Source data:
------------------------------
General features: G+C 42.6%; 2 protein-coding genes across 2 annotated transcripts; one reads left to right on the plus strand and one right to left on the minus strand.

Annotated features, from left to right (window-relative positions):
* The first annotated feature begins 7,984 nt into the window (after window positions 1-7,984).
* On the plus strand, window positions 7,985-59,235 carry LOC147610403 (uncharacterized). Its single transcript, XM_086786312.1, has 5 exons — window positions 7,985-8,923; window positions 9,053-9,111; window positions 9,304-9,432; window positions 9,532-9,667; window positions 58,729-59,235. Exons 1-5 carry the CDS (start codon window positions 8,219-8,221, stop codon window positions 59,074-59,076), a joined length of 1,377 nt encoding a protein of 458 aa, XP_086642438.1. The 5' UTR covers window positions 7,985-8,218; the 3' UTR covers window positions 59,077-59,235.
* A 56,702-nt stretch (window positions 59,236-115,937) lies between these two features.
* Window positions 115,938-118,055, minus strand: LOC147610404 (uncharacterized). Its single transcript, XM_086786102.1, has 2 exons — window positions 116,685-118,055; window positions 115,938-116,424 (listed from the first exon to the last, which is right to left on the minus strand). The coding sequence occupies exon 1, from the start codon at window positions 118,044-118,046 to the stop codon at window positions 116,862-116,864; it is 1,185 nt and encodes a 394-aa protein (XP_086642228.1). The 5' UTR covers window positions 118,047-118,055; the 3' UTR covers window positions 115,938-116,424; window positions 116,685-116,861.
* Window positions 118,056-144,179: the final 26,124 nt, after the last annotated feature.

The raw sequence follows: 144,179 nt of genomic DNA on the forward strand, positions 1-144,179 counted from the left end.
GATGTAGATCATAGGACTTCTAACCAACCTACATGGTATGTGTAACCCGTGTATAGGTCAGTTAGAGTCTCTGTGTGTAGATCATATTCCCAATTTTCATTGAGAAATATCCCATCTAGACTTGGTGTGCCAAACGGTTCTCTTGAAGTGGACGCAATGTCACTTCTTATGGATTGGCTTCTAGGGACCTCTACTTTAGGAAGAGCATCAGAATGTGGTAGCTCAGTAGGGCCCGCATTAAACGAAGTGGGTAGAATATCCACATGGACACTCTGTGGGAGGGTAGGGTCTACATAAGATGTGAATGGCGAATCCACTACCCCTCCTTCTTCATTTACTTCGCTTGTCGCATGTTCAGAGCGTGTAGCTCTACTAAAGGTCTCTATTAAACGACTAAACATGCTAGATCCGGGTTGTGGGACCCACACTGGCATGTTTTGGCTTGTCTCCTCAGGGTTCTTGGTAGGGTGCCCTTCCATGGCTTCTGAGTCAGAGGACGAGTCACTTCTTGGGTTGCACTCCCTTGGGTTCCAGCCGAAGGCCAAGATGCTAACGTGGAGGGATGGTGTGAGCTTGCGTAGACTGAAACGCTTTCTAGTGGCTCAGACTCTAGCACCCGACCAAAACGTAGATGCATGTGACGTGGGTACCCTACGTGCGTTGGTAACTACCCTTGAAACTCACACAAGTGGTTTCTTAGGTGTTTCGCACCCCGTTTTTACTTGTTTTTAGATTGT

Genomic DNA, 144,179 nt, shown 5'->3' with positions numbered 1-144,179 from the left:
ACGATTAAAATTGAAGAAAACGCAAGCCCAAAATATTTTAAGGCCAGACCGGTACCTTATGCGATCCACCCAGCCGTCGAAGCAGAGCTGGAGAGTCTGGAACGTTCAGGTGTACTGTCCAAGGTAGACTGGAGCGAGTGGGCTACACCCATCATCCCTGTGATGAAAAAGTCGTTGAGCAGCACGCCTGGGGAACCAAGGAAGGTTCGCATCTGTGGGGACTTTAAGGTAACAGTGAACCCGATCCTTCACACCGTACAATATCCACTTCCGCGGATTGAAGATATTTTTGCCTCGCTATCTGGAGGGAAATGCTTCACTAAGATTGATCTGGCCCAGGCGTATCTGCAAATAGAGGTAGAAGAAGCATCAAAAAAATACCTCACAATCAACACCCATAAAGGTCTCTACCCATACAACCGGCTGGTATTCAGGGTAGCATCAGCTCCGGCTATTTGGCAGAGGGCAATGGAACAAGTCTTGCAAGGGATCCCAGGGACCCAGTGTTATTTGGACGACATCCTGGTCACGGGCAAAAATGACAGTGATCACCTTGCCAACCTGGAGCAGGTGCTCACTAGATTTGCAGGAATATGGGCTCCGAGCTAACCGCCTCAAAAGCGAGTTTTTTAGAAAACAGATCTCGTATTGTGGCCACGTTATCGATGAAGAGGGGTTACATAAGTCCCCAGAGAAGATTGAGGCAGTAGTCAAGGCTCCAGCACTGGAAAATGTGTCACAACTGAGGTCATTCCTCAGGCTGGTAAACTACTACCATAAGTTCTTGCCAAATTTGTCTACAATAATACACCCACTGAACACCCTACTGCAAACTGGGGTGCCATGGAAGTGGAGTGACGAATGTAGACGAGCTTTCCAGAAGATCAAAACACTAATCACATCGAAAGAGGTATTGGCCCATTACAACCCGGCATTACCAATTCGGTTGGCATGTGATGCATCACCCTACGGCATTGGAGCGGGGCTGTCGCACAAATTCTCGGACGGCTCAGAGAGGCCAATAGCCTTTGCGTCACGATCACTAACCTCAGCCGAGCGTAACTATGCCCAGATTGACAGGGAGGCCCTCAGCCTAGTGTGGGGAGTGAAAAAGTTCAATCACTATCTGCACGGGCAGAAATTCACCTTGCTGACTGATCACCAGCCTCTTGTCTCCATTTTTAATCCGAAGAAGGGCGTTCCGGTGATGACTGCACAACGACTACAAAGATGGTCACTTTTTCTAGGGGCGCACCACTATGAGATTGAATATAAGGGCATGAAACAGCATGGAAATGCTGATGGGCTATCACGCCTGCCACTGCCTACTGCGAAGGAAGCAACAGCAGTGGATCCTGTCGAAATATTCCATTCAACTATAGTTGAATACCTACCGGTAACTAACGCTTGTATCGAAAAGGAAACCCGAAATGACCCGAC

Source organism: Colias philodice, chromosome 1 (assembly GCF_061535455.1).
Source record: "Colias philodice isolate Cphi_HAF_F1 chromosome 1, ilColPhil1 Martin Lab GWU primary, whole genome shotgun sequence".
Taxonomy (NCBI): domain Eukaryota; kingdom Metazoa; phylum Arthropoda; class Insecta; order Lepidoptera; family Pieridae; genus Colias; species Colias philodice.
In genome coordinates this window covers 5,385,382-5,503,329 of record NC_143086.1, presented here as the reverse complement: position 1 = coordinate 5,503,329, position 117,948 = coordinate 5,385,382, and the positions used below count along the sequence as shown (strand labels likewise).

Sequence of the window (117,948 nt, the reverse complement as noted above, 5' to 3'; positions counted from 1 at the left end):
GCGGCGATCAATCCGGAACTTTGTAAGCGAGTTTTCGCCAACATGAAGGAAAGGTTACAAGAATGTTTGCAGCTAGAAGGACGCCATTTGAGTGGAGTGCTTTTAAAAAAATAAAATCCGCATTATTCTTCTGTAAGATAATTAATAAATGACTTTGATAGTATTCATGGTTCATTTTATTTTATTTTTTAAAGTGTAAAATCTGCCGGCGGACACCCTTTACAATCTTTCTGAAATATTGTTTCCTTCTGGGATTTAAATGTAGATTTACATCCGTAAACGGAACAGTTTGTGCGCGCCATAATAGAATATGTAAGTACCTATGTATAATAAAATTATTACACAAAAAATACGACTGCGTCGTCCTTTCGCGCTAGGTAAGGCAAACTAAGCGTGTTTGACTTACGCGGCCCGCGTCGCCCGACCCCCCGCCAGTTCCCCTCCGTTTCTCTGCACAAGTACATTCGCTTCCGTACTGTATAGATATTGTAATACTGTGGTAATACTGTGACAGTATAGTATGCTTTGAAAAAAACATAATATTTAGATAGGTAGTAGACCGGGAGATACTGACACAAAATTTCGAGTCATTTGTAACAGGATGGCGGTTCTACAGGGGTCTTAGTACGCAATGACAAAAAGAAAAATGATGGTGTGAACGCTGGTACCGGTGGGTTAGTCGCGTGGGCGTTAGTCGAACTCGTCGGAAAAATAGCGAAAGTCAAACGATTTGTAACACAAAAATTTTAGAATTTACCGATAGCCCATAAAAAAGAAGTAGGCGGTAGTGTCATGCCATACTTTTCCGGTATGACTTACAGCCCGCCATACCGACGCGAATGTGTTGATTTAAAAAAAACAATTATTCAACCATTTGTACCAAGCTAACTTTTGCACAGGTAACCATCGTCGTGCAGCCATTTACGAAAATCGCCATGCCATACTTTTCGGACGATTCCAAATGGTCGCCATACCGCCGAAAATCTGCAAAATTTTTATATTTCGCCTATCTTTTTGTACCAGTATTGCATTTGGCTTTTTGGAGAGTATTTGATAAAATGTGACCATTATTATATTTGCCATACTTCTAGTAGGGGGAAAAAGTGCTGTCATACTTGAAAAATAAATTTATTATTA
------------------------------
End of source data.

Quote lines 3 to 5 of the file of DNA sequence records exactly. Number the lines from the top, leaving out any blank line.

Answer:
* The first annotated feature begins 7,984 nt into the window (after window positions 1-7,984).
* On the plus strand, window positions 7,985-59,235 carry LOC147610403 (uncharacterized). Its single transcript, XM_086786312.1, has 5 exons — window positions 7,985-8,923; window positions 9,053-9,111; window positions 9,304-9,432; window positions 9,532-9,667; window positions 58,729-59,235. Exons 1-5 carry the CDS (start codon window positions 8,219-8,221, stop codon window positions 59,074-59,076), a joined length of 1,377 nt encoding a protein of 458 aa, XP_086642438.1. The 5' UTR covers window positions 7,985-8,218; the 3' UTR covers window positions 59,077-59,235.
* A 56,702-nt stretch (window positions 59,236-115,937) lies between these two features.